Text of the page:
Since you were probably using the derailleur before replacing the derailleur hanger, chances are that your derailleur is still setup right and only needs some minor adjustments to the cable tension. Derailleur adjustment may seem complicated, but knowing what the adjustment screws do makes it a lot easier. In this part I will discuss the basics, but check the How to adjust your dedailleur article (coming soon) for more in depth information.
We’re going to start with the derailleur in its base position under the smallest sprocket. Shift your chain to the largest chainring and the smallest sprocket. Without any cable tension the derailleur sits against the top limit screw indicated by an H. Turn the limit scew clockwise to move the derailleur left (towards the spokes) or anti-clockwise to move it to the right. The center of the guide pulley should be aligned with the outside of the smallest sprocket.
Now turn the barrel adjuster clockwise all the way in and then back off one turn. The barrel adjuster can be placed on your shifter and/or rear derailleur. Next remove excessive slack from the cable at derailleur’s cable fixing bolt and tighten it. Turn the crank and check if it shifts to the next gear. If it’s not fully shifting to the next gear, then you’ll have to turn the barrel adjuster anti-clockwise. This moves the derailleur’s position a bit more to the left for all the gears. Continue adjusting the barrel adjuster until it properly shifts between the first gears and it’s not rubbing against the next sprocket when in gear.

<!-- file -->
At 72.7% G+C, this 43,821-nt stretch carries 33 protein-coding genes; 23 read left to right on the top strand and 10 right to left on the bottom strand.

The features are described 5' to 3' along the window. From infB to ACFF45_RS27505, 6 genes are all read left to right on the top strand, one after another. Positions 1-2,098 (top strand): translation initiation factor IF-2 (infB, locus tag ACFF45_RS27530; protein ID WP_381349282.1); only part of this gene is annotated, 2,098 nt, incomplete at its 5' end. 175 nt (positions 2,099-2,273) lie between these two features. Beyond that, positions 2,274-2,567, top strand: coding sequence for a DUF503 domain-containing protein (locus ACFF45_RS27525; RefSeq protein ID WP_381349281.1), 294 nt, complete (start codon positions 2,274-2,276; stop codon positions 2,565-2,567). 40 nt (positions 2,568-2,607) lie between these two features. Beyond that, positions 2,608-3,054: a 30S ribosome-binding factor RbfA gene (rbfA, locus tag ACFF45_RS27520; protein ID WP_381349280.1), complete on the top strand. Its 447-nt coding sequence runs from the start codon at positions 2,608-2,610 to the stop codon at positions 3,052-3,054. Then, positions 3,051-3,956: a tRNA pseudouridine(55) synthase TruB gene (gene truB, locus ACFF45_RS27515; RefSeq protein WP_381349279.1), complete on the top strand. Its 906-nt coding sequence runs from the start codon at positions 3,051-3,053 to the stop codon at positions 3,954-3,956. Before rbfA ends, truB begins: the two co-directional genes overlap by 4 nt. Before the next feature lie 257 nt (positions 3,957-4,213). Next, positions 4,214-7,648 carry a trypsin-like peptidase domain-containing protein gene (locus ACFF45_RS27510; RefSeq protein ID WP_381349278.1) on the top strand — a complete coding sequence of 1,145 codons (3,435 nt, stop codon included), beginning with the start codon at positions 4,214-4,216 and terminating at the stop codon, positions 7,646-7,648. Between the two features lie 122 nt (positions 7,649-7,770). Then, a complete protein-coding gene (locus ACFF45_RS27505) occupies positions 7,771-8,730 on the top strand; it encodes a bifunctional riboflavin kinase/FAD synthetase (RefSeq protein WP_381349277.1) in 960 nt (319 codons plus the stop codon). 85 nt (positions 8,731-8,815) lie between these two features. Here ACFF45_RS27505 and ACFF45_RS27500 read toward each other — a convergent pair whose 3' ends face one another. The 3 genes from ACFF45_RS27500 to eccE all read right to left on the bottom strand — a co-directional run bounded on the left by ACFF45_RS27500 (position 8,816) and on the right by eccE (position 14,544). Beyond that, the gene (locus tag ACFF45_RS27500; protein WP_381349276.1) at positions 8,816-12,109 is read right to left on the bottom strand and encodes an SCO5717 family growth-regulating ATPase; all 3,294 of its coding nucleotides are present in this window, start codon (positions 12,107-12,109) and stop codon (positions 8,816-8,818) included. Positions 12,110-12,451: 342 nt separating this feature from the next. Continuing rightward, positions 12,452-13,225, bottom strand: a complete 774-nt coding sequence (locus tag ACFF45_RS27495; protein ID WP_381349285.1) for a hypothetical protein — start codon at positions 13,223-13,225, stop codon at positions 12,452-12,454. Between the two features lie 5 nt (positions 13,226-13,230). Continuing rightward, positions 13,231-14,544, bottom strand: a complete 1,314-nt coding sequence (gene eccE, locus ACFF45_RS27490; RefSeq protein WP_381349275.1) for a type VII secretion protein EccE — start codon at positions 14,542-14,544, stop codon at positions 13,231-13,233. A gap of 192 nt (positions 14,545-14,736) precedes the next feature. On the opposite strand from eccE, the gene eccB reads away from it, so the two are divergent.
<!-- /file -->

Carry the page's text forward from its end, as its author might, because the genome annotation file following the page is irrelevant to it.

The Top limit is now set and shifting in the higher gears should work properly now. To set the low limit you have to shift to the largest sprocket and the smallest chainring. If you feel a resistance in your shifter when shifting to the largest sprocket, like the gear is blocked, turn the lower limit scew, indicated by the letter L, anti-clockwise until it shifts to the largest sprocket. Whe center of the guide pulley should be aligned with the center of the largest sprocket. Turn the lower limit screw clockwise to move the derailleur to the right and anti-clockwise to move the derailleur to the left.
The last adjustment scew is the B-tension adjust screw. This adjusts the distance between the guide pulley and the cassette. Shift to the smallest chainring and the largest sprocket. If the guide pulley rubs against the sprocket you have to turn the B-screw clockwise to increase the distance. The distance between the guide pulley and the largest sprocket should be about 6mm. If you distance is bigger than 6mm you can turn the B-screw anti-clockwise to decrease the distance.
Now that the limits are set, run through all the gears and check if it’s shifting properly. Minor adjustments can be made with the barrel adjuster. When the chain wants to skip to the next larger sprocket you’ll have to turn the barrel adjuster anti-clockwise. If it wants to skip to a smaller sprocket turn the barrel adjuster clockwise. And lastly check these settings while riding on your bike, a few clicks of the barrel adjustment should be all that you need.